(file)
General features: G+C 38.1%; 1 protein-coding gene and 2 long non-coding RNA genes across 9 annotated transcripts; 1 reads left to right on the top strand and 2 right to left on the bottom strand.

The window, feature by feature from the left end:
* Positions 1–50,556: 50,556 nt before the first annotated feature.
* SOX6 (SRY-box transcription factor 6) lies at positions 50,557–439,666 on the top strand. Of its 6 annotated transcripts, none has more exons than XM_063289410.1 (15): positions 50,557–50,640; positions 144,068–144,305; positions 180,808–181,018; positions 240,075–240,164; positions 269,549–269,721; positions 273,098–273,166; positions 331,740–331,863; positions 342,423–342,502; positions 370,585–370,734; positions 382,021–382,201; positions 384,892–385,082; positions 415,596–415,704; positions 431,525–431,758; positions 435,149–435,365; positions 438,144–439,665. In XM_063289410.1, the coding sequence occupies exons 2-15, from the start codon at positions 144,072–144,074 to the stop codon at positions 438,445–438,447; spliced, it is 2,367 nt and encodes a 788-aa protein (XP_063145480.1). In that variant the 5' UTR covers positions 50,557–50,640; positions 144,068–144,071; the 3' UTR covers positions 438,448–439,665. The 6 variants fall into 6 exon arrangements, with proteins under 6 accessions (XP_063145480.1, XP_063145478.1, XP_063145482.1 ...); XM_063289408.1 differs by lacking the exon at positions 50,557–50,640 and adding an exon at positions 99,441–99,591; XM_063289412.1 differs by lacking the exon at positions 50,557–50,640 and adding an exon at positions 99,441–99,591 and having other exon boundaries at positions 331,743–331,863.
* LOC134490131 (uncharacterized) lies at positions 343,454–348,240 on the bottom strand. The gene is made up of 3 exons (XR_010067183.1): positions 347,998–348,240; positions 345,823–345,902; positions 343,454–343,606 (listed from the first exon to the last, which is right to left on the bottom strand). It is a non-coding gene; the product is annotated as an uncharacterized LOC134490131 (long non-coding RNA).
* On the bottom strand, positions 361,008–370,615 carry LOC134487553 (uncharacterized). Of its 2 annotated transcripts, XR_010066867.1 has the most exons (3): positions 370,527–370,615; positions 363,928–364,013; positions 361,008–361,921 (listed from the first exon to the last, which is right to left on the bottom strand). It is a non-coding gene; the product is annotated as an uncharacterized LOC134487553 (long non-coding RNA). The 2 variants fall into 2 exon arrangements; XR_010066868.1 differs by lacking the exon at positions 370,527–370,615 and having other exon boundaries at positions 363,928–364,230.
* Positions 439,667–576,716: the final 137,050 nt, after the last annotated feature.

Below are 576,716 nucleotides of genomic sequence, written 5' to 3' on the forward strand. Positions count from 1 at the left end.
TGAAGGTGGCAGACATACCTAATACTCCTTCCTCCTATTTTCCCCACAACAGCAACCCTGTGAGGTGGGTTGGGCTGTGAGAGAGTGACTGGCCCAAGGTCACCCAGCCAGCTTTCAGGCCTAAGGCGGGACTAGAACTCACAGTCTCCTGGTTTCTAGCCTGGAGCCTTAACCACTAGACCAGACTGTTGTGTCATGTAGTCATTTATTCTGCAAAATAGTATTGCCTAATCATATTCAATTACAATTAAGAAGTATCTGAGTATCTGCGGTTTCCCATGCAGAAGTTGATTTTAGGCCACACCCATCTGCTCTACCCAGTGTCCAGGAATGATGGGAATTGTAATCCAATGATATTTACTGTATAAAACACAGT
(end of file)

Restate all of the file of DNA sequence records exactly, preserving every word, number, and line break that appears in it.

General features: G+C 38.1%; 1 protein-coding gene and 2 long non-coding RNA genes across 9 annotated transcripts; 1 reads left to right on the top strand and 2 right to left on the bottom strand.

The window, feature by feature from the left end:
* Positions 1–50,556: 50,556 nt before the first annotated feature.
* SOX6 (SRY-box transcription factor 6) lies at positions 50,557–439,666 on the top strand. Of its 6 annotated transcripts, none has more exons than XM_063289410.1 (15): positions 50,557–50,640; positions 144,068–144,305; positions 180,808–181,018; positions 240,075–240,164; positions 269,549–269,721; positions 273,098–273,166; positions 331,740–331,863; positions 342,423–342,502; positions 370,585–370,734; positions 382,021–382,201; positions 384,892–385,082; positions 415,596–415,704; positions 431,525–431,758; positions 435,149–435,365; positions 438,144–439,665. In XM_063289410.1, the coding sequence occupies exons 2-15, from the start codon at positions 144,072–144,074 to the stop codon at positions 438,445–438,447; spliced, it is 2,367 nt and encodes a 788-aa protein (XP_063145480.1). In that variant the 5' UTR covers positions 50,557–50,640; positions 144,068–144,071; the 3' UTR covers positions 438,448–439,665. The 6 variants fall into 6 exon arrangements, with proteins under 6 accessions (XP_063145480.1, XP_063145478.1, XP_063145482.1 ...); XM_063289408.1 differs by lacking the exon at positions 50,557–50,640 and adding an exon at positions 99,441–99,591; XM_063289412.1 differs by lacking the exon at positions 50,557–50,640 and adding an exon at positions 99,441–99,591 and having other exon boundaries at positions 331,743–331,863.
* LOC134490131 (uncharacterized) lies at positions 343,454–348,240 on the bottom strand. The gene is made up of 3 exons (XR_010067183.1): positions 347,998–348,240; positions 345,823–345,902; positions 343,454–343,606 (listed from the first exon to the last, which is right to left on the bottom strand). It is a non-coding gene; the product is annotated as an uncharacterized LOC134490131 (long non-coding RNA).
* On the bottom strand, positions 361,008–370,615 carry LOC134487553 (uncharacterized). Of its 2 annotated transcripts, XR_010066867.1 has the most exons (3): positions 370,527–370,615; positions 363,928–364,013; positions 361,008–361,921 (listed from the first exon to the last, which is right to left on the bottom strand). It is a non-coding gene; the product is annotated as an uncharacterized LOC134487553 (long non-coding RNA). The 2 variants fall into 2 exon arrangements; XR_010066868.1 differs by lacking the exon at positions 370,527–370,615 and having other exon boundaries at positions 363,928–364,230.
* Positions 439,667–576,716: the final 137,050 nt, after the last annotated feature.

Below are 576,716 nucleotides of genomic sequence, written 5' to 3' on the forward strand. Positions count from 1 at the left end.
TGAAGGTGGCAGACATACCTAATACTCCTTCCTCCTATTTTCCCCACAACAGCAACCCTGTGAGGTGGGTTGGGCTGTGAGAGAGTGACTGGCCCAAGGTCACCCAGCCAGCTTTCAGGCCTAAGGCGGGACTAGAACTCACAGTCTCCTGGTTTCTAGCCTGGAGCCTTAACCACTAGACCAGACTGTTGTGTCATGTAGTCATTTATTCTGCAAAATAGTATTGCCTAATCATATTCAATTACAATTAAGAAGTATCTGAGTATCTGCGGTTTCCCATGCAGAAGTTGATTTTAGGCCACACCCATCTGCTCTACCCAGTGTCCAGGAATGATGGGAATTGTAATCCAATGATATTTACTGTATAAAACACAGT